Lufti also testified that the singer was a "habitual, frequent and continuous" user of drugs and alcohol, and that he actually made various attempts to save her, including bringing drug-sniffing dogs to her home and flushing a bag of white powder down the toilet. His lawyer Joseph Schleimer alleged in his opening statement last Thursday that not only did Spears OD on amphetamines the night she was strapped to a stretcher and sent to a mental hospital in January 2008, but that her infamous head-shaving incident was an attempt to rid traces of drugs from her hair follicles. Lufti has also fired back at Lynne and Jamie's accusations that he lacked the entertainment industry experience or qualifications to manage Britney, claiming he was the associate producer for a Ben Affleck project and is currently Courtney Love's co-manager. Britney is still under a conservatorship and won't be allowed to appear as a witness at the trial.
As drug cartels continue to hold sway in cities, towns and regions across Mexico, one Mexican Indian community is fighting back. Santa Maria Urapicho, a Purepecha Indian town in western Mexico, has taken the drastic measure of arming residents with pistols and rifles to combat threats from suspected members of the Los Caballeros Templarios drug gang. They even reportedly killed the gang's boss, Mauricio Cuitlahuac Hernandez, last August. A Purepecha community leader, speaking anonymously, says that because the federal and state governments have failed to intervene, Los Caballeros Templarios is now trying to gain control of the town in retaliation. "Our people have never allowed such a situation and now we are on the defensive to be on guard and avoid having anyone in this town harmed," says the leader. "We are waiting for organizations in other places to take an interest in our problems, in our situation; they could give us a hand in whatever form possible." For the time being, residents are keeping weapons in their homes and also setting up barricades in an attempt to control access to the town. Many of the Purepechas who work in other communities have also quit their jobs to stay home and help strengthen their community's defenses.
- Uruguay Plans to Legalize Marijuana Under State Monopoly [The Guardian]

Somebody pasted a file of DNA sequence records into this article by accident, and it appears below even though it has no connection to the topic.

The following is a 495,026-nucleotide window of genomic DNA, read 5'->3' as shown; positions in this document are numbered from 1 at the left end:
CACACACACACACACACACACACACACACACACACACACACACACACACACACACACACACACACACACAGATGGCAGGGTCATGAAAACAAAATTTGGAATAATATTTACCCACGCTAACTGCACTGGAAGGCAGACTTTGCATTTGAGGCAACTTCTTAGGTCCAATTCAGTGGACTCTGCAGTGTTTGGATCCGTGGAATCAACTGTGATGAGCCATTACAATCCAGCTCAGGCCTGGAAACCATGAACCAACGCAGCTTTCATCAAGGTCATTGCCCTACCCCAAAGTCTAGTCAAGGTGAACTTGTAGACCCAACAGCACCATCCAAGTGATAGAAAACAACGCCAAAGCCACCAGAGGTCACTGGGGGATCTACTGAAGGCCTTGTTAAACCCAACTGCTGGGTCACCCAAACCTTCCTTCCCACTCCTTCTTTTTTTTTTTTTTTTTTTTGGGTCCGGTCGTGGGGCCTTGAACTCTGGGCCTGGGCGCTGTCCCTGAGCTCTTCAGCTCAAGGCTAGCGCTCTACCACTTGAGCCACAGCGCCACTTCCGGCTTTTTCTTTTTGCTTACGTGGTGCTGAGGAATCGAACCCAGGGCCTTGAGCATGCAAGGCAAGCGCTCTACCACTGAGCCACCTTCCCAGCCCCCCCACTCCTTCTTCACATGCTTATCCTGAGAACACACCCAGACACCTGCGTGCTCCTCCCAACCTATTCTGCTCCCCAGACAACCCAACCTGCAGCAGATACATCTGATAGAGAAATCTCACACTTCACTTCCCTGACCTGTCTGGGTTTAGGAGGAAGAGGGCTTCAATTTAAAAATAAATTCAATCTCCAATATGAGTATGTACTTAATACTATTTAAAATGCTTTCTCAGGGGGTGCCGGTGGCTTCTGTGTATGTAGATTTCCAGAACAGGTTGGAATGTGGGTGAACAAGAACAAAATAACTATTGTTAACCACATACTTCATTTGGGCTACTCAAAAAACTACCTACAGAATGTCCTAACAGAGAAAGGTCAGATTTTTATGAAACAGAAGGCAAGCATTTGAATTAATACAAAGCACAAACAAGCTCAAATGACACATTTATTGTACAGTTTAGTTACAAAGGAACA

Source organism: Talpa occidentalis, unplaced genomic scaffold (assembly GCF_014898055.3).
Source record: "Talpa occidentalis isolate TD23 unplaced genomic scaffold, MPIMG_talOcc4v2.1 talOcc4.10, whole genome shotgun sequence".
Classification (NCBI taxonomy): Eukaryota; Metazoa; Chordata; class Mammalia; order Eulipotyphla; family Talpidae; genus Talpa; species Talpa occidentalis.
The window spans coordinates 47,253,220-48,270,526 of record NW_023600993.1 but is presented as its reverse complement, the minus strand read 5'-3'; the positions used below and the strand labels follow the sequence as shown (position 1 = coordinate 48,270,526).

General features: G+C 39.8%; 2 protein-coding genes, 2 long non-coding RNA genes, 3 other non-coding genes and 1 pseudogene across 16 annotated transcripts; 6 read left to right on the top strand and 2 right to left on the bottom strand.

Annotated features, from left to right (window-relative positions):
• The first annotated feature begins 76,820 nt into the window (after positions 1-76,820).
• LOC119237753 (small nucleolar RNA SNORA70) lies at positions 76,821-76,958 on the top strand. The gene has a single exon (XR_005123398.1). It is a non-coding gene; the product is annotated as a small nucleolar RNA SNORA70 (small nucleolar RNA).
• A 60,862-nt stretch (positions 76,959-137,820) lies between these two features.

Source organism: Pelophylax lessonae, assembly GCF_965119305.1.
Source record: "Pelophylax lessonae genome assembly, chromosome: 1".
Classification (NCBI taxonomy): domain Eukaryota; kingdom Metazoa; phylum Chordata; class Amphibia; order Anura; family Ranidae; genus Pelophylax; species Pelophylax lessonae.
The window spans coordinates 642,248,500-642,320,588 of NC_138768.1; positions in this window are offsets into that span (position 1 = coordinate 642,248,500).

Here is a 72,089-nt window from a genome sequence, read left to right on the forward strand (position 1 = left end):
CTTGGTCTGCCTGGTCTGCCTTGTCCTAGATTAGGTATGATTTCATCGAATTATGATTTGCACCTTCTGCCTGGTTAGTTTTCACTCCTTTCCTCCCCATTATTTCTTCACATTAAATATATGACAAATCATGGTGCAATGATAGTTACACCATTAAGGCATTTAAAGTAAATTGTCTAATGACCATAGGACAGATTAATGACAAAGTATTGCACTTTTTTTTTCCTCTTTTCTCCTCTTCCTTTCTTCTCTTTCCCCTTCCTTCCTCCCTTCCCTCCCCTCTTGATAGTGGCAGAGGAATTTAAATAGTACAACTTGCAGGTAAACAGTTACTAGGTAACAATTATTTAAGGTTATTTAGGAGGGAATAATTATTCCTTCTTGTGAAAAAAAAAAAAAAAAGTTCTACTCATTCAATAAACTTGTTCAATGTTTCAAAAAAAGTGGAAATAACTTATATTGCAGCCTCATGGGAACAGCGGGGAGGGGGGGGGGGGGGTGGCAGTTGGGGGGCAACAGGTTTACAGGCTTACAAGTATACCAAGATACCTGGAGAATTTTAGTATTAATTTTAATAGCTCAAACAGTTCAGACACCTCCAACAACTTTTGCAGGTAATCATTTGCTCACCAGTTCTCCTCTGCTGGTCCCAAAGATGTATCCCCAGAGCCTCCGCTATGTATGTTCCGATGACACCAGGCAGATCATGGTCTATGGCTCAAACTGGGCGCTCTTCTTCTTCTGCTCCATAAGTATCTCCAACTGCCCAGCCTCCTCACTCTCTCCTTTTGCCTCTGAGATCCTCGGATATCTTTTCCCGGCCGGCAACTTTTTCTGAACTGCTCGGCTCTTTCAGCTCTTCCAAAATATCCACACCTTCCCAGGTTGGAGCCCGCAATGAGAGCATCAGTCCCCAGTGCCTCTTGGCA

- Diabetes Drug May Prove to Be a Successful Treatment for Addiction [Medical Daily]
- Pot Ballot Question Under Fire at Boston Rally [Lowell Sun]
- Missing Immigrants From Central America Sought By Caravan Of Mothers [Huffington Post]
- New Documentary Takes on the US Drug War [New York Review of Books]
- LeAnn Rimes Out of Rehab: 'I'm Starting Over' [HLN]
- Dwight Howard Has Never Been Drunk, Has Only Boozed Once [NESN]
Arkansas may seem an unlikely venue for legal medical marijuana, but a determined group called Arkansans for Compassionate Care is pushing hard for just that. They've succeeded in getting the Arkansas Medical Marijuana Act—or "Issue 5"—onto the ballot for November 6. If passed, it would allow Arkansas residents with qualifying medical conditions to buy and use pot, establishing "a system for the cultivation, acquisition and distribution of marijuana...through nonprofit medical marijuana dispensaries and granting those nonprofit dispensaries limited immunity." It's a long way, then, from being the most radical state marijuana policy on offer next month. But Arkansas has deep conservative roots. The latest Talk Business-Hendrix College poll shows 54% of respondents opposing Issue 5, with 38% in favor and 8% undecided. That represents a recent swing away from MMJ: a poll in late July showed a much tighter race, with 47% in favor and 46% against. So why the change? “There has been a very effective earned media effort from law enforcement and conservative groups since this measure made the ballot," says Talk Business executive editor Roby Brock.
Chris Kell, the campaign strategist for Arkansans for Compassionate Care, tells The Fix that he believes the latest poll figures are "temporary," and caused by the fact that "the opposition is very well organized, with a well-oiled propaganda machine." He denounces one recent TV commercial for the No campaign as "pretty unbelievable—full of misinformation and stereotypes" and "making out we're going to get drug dealers and full legalization." His organization plans to combat such "scare tactics" through a network of volunteers dispensing information, a new Facebook page debunking opponents' claims, a paid media campaign just kicking in, and support from public figures like Montel Williams. "The poll numbers won't reflect all this yet," Kell argues. Standing in line yesterday to cast his early vote in "a pretty conservative county," he says—and throughout 10 years' experience in Arkansas politics—"about the only people I've heard come out against it are our opponents." We'll soon know how accurate this impression was.